Messages from a video by Port Coquitlam teen Amanda Todd

Teach online safety in school, experts say

B.C.'s bullying awareness and reporting strategies should be bolstered by classroom instruction, say privacy and child advocacy officers

Instruction to protect children from “cyberbullying” should be included in B.C.’s new school curriculum, according to a new report from the province’s independent child welfare and privacy officers.

The B.C. government’s current school anti-bullying program was put in place in June 2012. Four months later, 15-year-old Amanda Todd posted a video of her online treatment before she killed herself at her Port Coquitlam home, putting an international face on the dangers faced by young people socializing online.

In 2013, Nova Scotia teen Rehtaeh Parsons was also driven to suicide after explicit pictures of her were circulated on social media. Representative for Children and Youth Mary Ellen Turpel-Lafond and Information and Privacy Commissioner Elizabeth Denham surveyed the laws and strategies in place inside and outside B.C. since then.

Their report, presented Friday to the B.C. government, calls for more measures in schools in addition to the ERASE (Expect Respect And a Safe Education) strategy put in place in 2012. It provides for anonymous reporting by students of bullying, either online or in person.

The report calls for the education ministry to “ensure that developmentally appropriate learning objectives about cyberbullying and digital citizenship be included in the provincial school curriculum and delivered to all school-age children as soon as possible.”

Education Minister Mike Bernier said Friday the new school curriculum, which began implementation this fall, already includes “a focus on bullying behaviour and discrimination starting in Grade 4.”

Bernier said in a statement the ministry has developed resources for teachers, with course objectives for different grades “about cyberbullying, internet safety, privacy and security, relationships and communication.”

Denham and Turpel-Lafond cite research showing that 99 per cent of young people have online access outside of school, and that by Grade 11, more than half sleep with their phones nearby so they can exchange messages at night. They caution against parental efforts to monitor young people’s communications around the clock, or to cut off their access.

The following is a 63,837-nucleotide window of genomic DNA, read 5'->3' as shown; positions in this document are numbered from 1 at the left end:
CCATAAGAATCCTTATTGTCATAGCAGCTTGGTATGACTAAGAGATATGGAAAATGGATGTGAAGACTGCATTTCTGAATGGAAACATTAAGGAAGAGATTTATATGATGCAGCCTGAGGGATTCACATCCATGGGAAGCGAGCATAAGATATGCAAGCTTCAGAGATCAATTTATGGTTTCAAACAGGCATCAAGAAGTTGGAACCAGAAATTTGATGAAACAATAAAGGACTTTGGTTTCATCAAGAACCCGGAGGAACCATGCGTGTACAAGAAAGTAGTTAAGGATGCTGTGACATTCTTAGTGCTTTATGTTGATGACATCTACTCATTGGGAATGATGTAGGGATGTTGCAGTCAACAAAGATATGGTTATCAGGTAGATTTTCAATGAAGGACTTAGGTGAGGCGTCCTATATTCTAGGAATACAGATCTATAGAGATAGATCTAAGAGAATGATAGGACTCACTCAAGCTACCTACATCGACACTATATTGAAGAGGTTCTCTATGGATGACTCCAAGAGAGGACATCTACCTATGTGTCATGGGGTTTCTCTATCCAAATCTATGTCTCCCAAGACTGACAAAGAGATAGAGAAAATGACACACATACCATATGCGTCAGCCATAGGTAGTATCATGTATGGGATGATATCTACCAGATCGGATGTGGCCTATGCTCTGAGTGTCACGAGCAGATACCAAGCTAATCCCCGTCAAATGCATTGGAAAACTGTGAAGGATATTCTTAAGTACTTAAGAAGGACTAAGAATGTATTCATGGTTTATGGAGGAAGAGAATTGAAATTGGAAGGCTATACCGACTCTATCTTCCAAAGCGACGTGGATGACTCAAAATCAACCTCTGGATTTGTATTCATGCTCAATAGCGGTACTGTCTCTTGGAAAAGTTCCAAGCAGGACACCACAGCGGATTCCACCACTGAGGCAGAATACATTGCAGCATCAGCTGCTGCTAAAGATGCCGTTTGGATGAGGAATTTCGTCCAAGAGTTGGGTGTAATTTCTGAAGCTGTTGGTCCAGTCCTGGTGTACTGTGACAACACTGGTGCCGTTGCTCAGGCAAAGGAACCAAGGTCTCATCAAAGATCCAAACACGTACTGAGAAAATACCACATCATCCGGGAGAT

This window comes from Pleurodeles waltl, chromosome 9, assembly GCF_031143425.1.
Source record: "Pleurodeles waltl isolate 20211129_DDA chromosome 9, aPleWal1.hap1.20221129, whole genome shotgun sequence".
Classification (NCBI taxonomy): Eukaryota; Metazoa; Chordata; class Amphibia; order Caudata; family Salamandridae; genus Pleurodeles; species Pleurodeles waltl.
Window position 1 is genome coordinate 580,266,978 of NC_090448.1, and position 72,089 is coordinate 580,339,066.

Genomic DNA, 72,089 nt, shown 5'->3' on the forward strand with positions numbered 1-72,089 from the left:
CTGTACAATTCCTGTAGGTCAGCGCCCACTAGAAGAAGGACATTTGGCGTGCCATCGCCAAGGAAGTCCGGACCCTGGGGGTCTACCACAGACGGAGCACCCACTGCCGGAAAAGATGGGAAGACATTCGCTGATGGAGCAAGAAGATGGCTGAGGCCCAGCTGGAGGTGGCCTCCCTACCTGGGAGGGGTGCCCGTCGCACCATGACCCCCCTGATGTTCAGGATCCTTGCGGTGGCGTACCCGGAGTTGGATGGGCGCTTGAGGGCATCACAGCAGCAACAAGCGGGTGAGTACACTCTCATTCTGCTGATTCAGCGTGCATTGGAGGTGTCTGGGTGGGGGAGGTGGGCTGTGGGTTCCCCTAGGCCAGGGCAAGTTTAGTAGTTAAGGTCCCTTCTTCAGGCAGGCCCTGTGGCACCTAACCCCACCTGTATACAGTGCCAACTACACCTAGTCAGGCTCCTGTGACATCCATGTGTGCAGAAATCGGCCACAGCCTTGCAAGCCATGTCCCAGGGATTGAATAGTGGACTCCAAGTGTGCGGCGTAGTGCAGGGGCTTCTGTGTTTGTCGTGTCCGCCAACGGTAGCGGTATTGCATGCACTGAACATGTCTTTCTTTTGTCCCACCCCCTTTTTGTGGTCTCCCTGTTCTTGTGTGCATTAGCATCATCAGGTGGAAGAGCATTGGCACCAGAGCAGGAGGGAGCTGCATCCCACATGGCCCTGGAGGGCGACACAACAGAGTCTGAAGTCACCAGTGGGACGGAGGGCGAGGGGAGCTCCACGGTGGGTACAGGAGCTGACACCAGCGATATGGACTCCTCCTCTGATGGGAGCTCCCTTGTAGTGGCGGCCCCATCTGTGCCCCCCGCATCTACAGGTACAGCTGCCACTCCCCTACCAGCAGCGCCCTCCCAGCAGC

“For young people, halting use of social media, websites, cellphones or email accounts is an impractical solution,” the report states. “It would be equivalent to house arrest and social deprivation.”

 

Just Posted

New Chilliwack YMCA was ‘worth the wait’ say visitors

Family Day will mark officially opening for new building, after sneak peek tours on Saturday

More people in Chiliwack coming in to shelters to get out of the cold

Ruth and Naomi’s went over-capacity this week to accommodate shelter guests coming in from the cold

Prominent Chilliwack realtor says he doesn’t know how child porn got on his computer

Closing arguments heard in Ian Robert Meissner’s trial for accessing and possessing child pornography

Q&A with federal Liberal Minister of Infrastructure and Communities

Francois-Philippe Champagne visited the Chilliwack Chamber of Commerce on Feb. 123

Mini Med School events are slated for March

Free info sessions allow attendees a chance to talk face-to-face with local medical professionals

B.C. students win Great Waters Challenge video contest

Video, mural and song about saving the salmon claims the top prize

Stabbing at Lower Mainland banquet hall sends man to hospital

RCMP says victim has ‘non-life threatening’ injuries, incident still under investigation

Eight cases of measles confirmed in Vancouver outbreak

Coastal Health official say the cases stem from the French-language Ecole Jules Verne Secondary

Ontario police field complaints over Amber Alert for missing girl, 11, found dead

Some said the Amber Alert issued late Thursday for Riya Rajkumar disrupted their sleep

Former B.C. premier Gordon Campbell accused of sexual touching

Accuser went to police, interviewed by Britian’s Daily Telegraph

B.C. couple attacked with acid, slashed with knife in Vietnam

Warning, graphic images: Man has burns on 80 per cent of his body, slashed with knife

Northern B.C. First Nation clan says ancient tools found at pipeline work site

Archeologists from the Smithsonian Institute estimate one of the stones found dates back up to 3500 years

Man taken to hospital for smoke inhalation, burns after fire at RV park

Firefighters find man suffering from smoke inhalation, burns to face and hands: battalion chief

Most Read